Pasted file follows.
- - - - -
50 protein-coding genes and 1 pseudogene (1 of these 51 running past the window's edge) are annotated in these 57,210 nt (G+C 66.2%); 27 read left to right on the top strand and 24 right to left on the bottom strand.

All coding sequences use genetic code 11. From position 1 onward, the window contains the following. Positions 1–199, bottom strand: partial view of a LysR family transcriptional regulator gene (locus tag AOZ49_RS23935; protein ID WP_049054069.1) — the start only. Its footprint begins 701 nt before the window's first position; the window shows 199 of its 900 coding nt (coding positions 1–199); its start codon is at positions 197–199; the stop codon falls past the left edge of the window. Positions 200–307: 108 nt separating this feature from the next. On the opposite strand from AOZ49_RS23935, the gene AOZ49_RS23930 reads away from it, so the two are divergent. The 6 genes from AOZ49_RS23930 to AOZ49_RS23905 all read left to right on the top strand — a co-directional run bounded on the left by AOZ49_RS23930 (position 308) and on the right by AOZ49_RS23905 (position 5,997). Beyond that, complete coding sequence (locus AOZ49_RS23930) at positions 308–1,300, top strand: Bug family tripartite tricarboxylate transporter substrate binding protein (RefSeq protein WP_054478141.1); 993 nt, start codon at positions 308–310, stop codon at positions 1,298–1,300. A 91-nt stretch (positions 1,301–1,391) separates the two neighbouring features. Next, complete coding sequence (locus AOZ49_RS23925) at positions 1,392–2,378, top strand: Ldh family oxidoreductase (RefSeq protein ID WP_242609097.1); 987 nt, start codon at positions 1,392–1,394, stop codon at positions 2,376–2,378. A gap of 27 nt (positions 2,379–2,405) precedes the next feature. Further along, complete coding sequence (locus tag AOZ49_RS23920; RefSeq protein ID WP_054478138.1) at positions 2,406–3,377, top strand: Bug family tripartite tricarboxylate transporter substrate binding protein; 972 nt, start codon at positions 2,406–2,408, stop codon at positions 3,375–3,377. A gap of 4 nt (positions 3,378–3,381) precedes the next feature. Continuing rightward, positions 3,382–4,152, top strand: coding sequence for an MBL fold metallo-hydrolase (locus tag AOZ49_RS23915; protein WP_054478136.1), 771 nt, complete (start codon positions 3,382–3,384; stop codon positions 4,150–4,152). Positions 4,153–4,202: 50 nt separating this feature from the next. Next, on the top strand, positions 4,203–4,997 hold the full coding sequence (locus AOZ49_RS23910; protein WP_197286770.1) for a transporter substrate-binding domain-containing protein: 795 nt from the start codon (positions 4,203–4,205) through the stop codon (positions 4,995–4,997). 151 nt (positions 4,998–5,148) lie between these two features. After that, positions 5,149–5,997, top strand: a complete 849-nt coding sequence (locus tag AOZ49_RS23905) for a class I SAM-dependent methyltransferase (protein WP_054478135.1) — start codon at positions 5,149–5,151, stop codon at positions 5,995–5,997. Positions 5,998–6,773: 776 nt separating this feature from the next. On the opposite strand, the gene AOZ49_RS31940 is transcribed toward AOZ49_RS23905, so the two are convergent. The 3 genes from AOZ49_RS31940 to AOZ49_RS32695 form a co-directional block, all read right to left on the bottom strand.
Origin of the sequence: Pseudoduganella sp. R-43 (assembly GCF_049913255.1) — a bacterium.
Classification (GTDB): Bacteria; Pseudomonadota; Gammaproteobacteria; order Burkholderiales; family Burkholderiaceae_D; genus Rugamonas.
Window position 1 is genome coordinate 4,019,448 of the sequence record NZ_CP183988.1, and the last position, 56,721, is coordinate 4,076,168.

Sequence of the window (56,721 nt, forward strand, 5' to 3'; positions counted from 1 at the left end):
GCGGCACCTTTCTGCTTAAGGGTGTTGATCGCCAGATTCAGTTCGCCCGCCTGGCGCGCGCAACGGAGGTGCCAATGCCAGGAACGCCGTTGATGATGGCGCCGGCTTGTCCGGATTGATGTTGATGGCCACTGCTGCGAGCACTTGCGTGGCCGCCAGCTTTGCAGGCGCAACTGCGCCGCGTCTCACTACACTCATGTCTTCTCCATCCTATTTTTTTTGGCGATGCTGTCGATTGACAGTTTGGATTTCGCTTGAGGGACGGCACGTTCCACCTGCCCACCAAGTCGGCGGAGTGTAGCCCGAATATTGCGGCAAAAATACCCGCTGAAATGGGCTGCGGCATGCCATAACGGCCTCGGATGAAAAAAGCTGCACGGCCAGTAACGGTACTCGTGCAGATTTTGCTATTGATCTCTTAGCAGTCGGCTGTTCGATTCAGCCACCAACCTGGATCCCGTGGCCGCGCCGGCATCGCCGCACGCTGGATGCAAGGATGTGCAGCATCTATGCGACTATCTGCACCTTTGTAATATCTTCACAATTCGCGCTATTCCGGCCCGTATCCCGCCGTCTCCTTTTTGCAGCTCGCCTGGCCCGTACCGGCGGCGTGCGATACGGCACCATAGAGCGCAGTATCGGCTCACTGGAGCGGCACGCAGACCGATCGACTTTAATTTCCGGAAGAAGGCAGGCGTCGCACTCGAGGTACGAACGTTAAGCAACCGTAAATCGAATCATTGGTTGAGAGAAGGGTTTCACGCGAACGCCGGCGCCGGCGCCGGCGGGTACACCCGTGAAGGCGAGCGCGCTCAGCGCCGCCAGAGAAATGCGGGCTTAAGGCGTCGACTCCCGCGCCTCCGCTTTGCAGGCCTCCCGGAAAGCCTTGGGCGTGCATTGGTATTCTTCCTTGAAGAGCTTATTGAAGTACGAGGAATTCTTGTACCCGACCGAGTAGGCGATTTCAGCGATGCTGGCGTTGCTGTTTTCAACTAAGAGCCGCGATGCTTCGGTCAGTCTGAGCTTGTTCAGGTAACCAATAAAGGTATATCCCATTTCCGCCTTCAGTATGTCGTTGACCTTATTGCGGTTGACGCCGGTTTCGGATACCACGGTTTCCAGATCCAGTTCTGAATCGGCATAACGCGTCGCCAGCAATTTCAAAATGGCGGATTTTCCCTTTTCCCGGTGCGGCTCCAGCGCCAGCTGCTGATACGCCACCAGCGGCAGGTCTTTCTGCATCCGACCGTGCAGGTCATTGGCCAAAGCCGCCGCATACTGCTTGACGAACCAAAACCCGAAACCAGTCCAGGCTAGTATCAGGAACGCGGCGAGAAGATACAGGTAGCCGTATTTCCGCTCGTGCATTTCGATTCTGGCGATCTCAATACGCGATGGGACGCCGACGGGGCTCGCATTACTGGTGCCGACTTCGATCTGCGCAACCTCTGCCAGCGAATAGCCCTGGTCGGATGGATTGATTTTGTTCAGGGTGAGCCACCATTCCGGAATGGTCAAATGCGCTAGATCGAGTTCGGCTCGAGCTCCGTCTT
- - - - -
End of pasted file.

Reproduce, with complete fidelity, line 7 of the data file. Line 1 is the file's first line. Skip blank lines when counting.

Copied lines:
GCGGCACCTTTCTGCTTAAGGGTGTTGATCGCCAGATTCAGTTCGCCCGCCTGGCGCGCGCAACGGAGGTGCCAATGCCAGGAACGCCGTTGATGATGGCGCCGGCTTGTCCGGATTGATGTTGATGGCCACTGCTGCGAGCACTTGCGTGGCCGCCAGCTTTGCAGGCGCAACTGCGCCGCGTCTCACTACACTCATGTCTTCTCCATCCTATTTTTTTTGGCGATGCTGTCGATTGACAGTTTGGATTTCGCTTGAGGGACGGCACGTTCCACCTGCCCACCAAGTCGGCGGAGTGTAGCCCGAATATTGCGGCAAAAATACCCGCTGAAATGGGCTGCGGCATGCCATAACGGCCTCGGATGAAAAAAGCTGCACGGCCAGTAACGGTACTCGTGCAGATTTTGCTATTGATCTCTTAGCAGTCGGCTGTTCGATTCAGCCACCAACCTGGATCCCGTGGCCGCGCCGGCATCGCCGCACGCTGGATGCAAGGATGTGCAGCATCTATGCGACTATCTGCACCTTTGTAATATCTTCACAATTCGCGCTATTCCGGCCCGTATCCCGCCGTCTCCTTTTTGCAGCTCGCCTGGCCCGTACCGGCGGCGTGCGATACGGCACCATAGAGCGCAGTATCGGCTCACTGGAGCGGCACGCAGACCGATCGACTTTAATTTCCGGAAGAAGGCAGGCGTCGCACTCGAGGTACGAACGTTAAGCAACCGTAAATCGAATCATTGGTTGAGAGAAGGGTTTCACGCGAACGCCGGCGCCGGCGCCGGCGGGTACACCCGTGAAGGCGAGCGCGCTCAGCGCCGCCAGAGAAATGCGGGCTTAAGGCGTCGACTCCCGCGCCTCCGCTTTGCAGGCCTCCCGGAAAGCCTTGGGCGTGCATTGGTATTCTTCCTTGAAGAGCTTATTGAAGTACGAGGAATTCTTGTACCCGACCGAGTAGGCGATTTCAGCGATGCTGGCGTTGCTGTTTTCAACTAAGAGCCGCGATGCTTCGGTCAGTCTGAGCTTGTTCAGGTAACCAATAAAGGTATATCCCATTTCCGCCTTCAGTATGTCGTTGACCTTATTGCGGTTGACGCCGGTTTCGGATACCACGGTTTCCAGATCCAGTTCTGAATCGGCATAACGCGTCGCCAGCAATTTCAAAATGGCGGATTTTCCCTTTTCCCGGTGCGGCTCCAGCGCCAGCTGCTGATACGCCACCAGCGGCAGGTCTTTCTGCATCCGACCGTGCAGGTCATTGGCCAAAGCCGCCGCATACTGCTTGACGAACCAAAACCCGAAACCAGTCCAGGCTAGTATCAGGAACGCGGCGAGAAGATACAGGTAGCCGTATTTCCGCTCGTGCATTTCGATTCTGGCGATCTCAATACGCGATGGGACGCCGACGGGGCTCGCATTACTGGTGCCGACTTCGATCTGCGCAACCTCTGCCAGCGAATAGCCCTGGTCGGATGGATTGATTTTGTTCAGGGTGAGCCACCATTCCGGAATGGTCAAATGCGCTAGATCGAGTTCGGCTCGAGCTCCGTCTT